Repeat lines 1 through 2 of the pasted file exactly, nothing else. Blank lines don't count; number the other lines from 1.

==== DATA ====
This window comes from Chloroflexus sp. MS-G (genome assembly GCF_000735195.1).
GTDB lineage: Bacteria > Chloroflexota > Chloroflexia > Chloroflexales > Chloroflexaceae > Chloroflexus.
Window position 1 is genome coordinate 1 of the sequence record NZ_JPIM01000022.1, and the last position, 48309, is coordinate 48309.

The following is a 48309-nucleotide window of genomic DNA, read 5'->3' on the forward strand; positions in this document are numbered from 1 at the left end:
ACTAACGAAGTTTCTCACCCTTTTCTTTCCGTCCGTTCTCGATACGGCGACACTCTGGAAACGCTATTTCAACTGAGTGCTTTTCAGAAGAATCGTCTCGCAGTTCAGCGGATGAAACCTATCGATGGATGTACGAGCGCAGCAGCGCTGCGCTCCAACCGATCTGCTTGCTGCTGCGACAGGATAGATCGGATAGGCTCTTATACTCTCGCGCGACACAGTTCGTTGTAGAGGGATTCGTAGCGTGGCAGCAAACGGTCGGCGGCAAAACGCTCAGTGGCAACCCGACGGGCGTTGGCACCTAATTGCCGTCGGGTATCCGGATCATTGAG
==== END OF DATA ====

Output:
This window comes from Chloroflexus sp. MS-G (genome assembly GCF_000735195.1).
GTDB lineage: Bacteria > Chloroflexota > Chloroflexia > Chloroflexales > Chloroflexaceae > Chloroflexus.